- Cottonmouths are highly venomous, semi-aquatic snakes found primarily in the southeastern United States.
- Often mistaken for each other, cottonmouths and copperheads are not the same snake.
- The largest cottonmouth snake measured roughly 5 feet long.
If you’ve ever spent time in the swamps or rivers of the southeastern United States, then chances are good that you’ve seen a cottonmouth snake. They’re known as dangerous pests that can sometimes infest waterways and even fall into canoes passing under trees.
Their bites pack a deadly punch and cottonmouths can grow to be quite large. Just how large? Let’s find out.
Here, we’ll learn more about cottonmouths, and how to identify them in the wild. Then, we’ll go over just how big they get, and discuss the largest ever reliably measured cottonmouth. We’ll learn more about other names for cottonmouths, then compare them to the similar copperhead snake.
Finally, we’ll go over the steps you should take if a cottonmouth bites you.
What Do Cottonmouth Snakes Look Like?
Cottonmouths (Agkistrodon piscivorus) live throughout the hot, humid areas of the southeastern United States. They’re water-loving snakes almost always seen either in or near sources of freshwater. Like rattlesnakes, they have wide, leaf-shaped heads designed to accommodate large venom glands. Perhaps their most distinct feature actually lies inside of their mouths, a cotton-white interior, which is on display when the snakes feel threatened.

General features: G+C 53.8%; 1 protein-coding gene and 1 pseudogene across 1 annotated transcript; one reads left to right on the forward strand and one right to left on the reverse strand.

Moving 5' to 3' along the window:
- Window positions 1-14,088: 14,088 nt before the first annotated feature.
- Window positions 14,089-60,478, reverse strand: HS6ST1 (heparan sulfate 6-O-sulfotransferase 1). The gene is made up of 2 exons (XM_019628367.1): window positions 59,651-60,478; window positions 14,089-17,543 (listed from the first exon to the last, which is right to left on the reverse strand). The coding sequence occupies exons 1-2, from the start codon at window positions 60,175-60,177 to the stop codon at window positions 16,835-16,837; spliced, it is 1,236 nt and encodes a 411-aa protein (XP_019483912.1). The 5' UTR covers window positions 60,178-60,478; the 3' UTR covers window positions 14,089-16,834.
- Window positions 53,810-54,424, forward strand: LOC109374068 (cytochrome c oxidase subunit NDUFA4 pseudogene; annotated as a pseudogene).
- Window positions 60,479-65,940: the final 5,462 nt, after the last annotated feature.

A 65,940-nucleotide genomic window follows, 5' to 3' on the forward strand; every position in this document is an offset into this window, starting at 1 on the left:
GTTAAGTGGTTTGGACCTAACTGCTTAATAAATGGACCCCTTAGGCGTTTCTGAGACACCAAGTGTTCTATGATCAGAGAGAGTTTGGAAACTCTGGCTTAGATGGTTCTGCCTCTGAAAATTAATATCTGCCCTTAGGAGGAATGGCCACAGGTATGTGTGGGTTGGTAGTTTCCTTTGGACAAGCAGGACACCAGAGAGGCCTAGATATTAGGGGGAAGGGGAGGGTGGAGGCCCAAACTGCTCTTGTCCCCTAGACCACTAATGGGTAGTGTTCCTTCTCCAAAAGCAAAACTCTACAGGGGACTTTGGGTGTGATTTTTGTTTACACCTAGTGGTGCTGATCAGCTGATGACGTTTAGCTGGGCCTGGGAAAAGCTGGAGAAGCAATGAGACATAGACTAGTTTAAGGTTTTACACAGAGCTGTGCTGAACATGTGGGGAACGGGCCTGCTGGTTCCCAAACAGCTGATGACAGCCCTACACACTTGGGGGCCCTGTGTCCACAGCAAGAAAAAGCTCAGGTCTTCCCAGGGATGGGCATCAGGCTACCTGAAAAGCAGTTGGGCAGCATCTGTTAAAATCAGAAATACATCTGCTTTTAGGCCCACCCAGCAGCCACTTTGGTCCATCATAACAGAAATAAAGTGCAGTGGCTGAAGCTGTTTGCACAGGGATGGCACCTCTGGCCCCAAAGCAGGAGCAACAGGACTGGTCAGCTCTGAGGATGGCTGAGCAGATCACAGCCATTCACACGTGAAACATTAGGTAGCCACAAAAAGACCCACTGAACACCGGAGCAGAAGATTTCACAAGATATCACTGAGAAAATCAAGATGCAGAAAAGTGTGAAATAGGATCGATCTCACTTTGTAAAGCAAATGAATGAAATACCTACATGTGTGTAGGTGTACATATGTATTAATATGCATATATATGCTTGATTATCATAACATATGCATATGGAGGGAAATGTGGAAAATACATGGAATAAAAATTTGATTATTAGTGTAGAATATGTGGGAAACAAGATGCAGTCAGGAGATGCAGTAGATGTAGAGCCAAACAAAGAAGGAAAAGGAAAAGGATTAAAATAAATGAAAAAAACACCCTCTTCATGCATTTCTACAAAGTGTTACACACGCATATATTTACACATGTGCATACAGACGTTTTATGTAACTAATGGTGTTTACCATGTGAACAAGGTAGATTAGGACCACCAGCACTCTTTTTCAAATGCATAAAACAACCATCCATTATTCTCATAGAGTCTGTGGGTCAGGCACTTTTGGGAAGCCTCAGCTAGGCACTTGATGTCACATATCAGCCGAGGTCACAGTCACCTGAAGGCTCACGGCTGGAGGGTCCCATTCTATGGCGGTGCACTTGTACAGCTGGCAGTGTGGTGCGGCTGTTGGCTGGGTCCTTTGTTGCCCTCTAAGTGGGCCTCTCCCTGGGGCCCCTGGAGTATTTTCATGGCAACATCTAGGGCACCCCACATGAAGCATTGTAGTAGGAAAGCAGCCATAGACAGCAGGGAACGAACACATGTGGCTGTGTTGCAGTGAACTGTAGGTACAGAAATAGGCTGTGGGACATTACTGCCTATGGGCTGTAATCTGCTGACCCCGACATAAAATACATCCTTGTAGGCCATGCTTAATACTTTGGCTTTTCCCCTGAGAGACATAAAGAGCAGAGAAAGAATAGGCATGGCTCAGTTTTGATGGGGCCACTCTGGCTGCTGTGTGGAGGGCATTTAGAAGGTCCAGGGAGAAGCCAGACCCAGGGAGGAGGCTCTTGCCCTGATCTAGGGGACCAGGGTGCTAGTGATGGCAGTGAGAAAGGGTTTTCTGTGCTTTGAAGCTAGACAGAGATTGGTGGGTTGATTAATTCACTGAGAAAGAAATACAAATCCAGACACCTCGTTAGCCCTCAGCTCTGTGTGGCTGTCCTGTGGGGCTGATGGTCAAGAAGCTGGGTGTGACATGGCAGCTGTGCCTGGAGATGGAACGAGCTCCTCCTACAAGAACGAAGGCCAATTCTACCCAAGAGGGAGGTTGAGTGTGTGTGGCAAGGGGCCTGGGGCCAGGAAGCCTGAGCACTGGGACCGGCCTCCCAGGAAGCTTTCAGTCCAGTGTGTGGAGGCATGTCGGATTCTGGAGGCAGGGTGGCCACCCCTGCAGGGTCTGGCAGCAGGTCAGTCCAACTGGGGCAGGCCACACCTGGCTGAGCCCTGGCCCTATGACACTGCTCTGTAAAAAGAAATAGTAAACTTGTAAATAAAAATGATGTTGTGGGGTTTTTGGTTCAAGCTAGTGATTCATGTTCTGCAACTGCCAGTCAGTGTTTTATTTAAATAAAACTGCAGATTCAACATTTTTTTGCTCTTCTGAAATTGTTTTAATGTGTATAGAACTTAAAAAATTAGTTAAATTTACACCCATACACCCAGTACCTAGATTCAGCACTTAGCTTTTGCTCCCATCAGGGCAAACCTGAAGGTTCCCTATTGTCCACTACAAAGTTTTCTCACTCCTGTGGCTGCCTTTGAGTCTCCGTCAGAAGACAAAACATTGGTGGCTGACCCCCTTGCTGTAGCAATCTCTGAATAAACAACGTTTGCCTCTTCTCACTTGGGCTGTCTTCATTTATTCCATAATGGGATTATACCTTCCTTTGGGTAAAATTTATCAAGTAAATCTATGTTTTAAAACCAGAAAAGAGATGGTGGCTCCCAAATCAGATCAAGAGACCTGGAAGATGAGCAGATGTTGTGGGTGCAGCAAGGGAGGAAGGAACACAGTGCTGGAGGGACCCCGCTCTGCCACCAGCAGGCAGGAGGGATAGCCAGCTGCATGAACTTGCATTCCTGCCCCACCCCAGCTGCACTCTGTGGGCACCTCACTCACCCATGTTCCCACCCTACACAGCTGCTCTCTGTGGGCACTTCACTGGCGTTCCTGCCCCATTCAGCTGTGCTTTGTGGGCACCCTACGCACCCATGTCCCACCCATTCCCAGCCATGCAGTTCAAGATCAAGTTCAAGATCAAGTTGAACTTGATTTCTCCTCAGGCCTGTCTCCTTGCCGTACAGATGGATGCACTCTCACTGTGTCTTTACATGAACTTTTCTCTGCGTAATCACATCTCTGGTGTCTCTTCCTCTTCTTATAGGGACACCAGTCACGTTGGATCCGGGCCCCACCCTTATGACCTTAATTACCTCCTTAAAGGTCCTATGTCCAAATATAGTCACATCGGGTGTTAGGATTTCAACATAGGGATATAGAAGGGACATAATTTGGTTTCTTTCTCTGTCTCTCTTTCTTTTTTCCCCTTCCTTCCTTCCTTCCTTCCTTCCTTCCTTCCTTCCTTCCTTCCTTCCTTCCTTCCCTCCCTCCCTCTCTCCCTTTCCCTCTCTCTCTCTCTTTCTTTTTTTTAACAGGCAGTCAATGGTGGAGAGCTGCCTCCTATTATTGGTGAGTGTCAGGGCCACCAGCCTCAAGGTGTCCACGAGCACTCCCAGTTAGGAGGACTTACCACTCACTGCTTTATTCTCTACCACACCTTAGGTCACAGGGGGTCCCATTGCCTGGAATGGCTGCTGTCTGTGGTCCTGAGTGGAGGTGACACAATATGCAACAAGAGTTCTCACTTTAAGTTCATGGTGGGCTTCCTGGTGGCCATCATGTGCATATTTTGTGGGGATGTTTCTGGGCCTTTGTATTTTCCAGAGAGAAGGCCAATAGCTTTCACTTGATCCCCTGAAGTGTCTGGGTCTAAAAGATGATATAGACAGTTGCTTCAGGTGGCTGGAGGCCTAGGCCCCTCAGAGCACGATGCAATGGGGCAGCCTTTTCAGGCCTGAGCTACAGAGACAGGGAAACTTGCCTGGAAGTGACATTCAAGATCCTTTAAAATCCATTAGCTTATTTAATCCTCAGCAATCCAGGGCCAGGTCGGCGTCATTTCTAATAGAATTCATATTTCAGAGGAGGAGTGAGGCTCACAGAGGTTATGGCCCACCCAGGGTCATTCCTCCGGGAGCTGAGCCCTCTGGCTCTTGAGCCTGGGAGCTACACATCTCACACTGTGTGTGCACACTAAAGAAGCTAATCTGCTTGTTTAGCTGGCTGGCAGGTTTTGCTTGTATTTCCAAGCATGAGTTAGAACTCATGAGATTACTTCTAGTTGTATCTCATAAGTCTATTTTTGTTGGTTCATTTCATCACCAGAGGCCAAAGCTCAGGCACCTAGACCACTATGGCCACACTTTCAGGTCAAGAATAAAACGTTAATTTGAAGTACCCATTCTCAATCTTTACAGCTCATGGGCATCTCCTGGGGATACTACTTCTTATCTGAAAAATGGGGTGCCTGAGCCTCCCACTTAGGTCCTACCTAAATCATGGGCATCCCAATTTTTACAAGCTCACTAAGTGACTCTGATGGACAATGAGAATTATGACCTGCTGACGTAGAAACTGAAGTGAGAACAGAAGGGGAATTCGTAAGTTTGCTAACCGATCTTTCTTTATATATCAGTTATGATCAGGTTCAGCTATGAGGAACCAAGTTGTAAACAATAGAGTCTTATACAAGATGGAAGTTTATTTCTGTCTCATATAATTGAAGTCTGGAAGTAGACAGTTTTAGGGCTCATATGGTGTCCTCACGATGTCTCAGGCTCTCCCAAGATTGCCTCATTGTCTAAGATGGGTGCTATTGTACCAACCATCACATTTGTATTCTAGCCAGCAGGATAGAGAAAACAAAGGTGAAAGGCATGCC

Cottonmouths start life with distinct bands of tan and light brown, gradually growing duller in color as they age. By the time they reach adulthood, cottonmouths have turned a medium brown, with some markings visible along their sides. They’re usually seen on the ground hunting for rodents, reptiles, or amphibians, or draped on branches overhanging sources of water.
How Big Can Cottonmouths Get?
Cottonmouths typically grow to a maximum length of four feet, but larger specimens are by no means unheard of. Reports of monstrous cottonmouth snakes are common, but reliably measured giant cottonmouths are much rarer.
Adults have relatively heavy bodies and may appear larger when swimming due to the fact that most of their body rests above the water as they swim.
Cottonmouths are fairly light for their size; most weigh less than three pounds. But, for those few snakes that grow to gigantic proportions (over five feet), their weight may exceed five pounds. Some have even been reported to weigh almost ten pounds, though this may be exaggerated.
Certainly, the largest cottonmouth snakes ever recorded weigh much more than their more average-sized brethren.
The Largest Cottonmouth Snake Ever (Reliably) Recorded
In the wild, the largest cottonmouth snakes ever recorded measure in at between 60-74 inches. 60 inches is massive for a cottonmouth, though not unheard of for the largest specimens. A 1990 review of snakes included the largest cottonmouth snake ever reliably measured.